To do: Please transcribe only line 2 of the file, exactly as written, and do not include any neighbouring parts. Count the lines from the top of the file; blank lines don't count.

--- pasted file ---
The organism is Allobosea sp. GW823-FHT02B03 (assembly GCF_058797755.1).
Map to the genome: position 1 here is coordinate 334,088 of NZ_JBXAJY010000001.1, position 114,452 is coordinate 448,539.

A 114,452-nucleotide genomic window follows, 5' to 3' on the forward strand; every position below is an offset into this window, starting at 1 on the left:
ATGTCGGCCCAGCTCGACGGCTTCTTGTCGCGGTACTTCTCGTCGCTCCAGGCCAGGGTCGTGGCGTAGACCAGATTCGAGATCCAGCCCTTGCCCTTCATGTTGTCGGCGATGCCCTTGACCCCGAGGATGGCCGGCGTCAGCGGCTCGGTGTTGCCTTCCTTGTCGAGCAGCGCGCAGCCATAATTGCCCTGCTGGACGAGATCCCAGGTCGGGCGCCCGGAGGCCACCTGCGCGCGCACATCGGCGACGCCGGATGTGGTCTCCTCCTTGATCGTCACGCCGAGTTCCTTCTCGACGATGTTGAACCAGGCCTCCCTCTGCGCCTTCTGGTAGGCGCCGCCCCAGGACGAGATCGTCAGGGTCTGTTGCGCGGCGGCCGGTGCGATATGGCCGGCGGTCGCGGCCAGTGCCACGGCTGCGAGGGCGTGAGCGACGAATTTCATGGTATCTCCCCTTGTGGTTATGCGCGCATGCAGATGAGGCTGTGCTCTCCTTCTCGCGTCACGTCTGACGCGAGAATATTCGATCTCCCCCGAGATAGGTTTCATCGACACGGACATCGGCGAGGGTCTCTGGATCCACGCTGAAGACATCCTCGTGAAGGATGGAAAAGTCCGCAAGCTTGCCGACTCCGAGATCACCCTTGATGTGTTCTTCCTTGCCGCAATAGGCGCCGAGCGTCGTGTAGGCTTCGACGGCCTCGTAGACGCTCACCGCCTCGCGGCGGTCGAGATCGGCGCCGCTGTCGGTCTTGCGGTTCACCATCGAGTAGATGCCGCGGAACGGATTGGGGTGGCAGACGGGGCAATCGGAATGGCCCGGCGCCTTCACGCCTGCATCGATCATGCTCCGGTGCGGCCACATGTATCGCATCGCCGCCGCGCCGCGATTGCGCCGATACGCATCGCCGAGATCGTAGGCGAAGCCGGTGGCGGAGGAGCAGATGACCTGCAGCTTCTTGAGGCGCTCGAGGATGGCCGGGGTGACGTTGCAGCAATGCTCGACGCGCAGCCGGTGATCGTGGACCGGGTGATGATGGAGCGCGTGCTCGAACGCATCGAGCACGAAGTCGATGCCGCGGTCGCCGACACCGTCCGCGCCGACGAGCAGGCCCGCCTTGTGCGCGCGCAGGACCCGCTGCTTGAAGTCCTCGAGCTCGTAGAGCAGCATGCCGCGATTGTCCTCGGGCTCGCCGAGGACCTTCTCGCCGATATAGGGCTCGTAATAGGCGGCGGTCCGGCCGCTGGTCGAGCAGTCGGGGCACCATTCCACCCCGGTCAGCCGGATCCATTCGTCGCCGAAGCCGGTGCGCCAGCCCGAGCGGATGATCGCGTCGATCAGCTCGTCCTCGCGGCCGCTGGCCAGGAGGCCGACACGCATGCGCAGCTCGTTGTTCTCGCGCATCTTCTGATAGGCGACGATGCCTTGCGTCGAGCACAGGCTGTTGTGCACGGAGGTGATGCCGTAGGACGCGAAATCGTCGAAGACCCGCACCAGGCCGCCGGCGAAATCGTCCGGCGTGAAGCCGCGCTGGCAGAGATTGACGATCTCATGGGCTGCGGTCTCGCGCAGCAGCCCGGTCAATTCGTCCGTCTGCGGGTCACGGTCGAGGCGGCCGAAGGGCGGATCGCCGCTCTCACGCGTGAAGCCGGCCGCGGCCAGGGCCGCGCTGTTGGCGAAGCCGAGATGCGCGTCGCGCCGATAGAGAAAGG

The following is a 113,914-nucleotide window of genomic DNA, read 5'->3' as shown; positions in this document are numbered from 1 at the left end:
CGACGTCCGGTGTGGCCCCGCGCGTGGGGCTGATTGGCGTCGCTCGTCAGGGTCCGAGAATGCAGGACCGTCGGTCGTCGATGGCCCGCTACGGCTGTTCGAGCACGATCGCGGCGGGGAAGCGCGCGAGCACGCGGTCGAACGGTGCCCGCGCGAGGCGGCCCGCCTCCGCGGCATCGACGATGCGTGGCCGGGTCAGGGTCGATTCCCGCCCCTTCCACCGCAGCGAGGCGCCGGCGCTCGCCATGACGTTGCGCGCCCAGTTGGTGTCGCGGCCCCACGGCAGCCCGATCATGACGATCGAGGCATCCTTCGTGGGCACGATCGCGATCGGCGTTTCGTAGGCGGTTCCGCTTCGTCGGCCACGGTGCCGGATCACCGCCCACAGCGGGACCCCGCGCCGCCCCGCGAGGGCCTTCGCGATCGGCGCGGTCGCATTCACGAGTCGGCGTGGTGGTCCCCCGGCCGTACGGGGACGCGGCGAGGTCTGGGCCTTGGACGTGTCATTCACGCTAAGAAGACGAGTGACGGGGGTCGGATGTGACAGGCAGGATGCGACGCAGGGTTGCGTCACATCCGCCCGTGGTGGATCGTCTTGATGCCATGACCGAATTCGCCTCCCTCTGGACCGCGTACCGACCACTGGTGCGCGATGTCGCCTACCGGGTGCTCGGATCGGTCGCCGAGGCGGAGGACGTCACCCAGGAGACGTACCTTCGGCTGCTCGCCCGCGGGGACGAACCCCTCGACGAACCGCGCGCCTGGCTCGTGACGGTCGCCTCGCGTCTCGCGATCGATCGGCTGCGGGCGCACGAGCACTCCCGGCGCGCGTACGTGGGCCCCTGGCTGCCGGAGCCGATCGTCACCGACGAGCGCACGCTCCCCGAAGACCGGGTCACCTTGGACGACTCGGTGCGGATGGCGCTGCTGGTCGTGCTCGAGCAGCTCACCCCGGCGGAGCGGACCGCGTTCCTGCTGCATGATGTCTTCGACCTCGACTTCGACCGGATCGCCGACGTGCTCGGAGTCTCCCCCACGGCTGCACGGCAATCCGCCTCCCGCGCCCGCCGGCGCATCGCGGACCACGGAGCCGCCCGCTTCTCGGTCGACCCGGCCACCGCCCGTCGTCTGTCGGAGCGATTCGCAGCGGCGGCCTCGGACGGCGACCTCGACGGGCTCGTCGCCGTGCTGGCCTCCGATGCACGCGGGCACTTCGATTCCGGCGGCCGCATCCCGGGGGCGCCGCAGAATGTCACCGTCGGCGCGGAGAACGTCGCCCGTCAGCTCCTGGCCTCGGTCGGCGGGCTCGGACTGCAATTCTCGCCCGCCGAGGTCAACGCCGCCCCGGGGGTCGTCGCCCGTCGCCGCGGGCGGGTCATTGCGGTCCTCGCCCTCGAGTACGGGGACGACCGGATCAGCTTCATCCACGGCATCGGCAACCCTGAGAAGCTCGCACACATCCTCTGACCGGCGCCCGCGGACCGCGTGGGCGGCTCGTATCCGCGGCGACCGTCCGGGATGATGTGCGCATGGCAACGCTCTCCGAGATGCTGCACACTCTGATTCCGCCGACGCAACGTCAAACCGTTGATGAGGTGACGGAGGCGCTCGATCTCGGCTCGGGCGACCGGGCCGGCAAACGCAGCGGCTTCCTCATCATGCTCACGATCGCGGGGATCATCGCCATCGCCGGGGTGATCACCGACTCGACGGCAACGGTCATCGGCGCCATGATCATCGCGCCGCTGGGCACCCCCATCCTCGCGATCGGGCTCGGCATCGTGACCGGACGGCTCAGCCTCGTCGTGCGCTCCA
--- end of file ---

Map to the genome: position 1 here is coordinate 334,088 of NZ_JBXAJY010000001.1, position 114,452 is coordinate 448,539.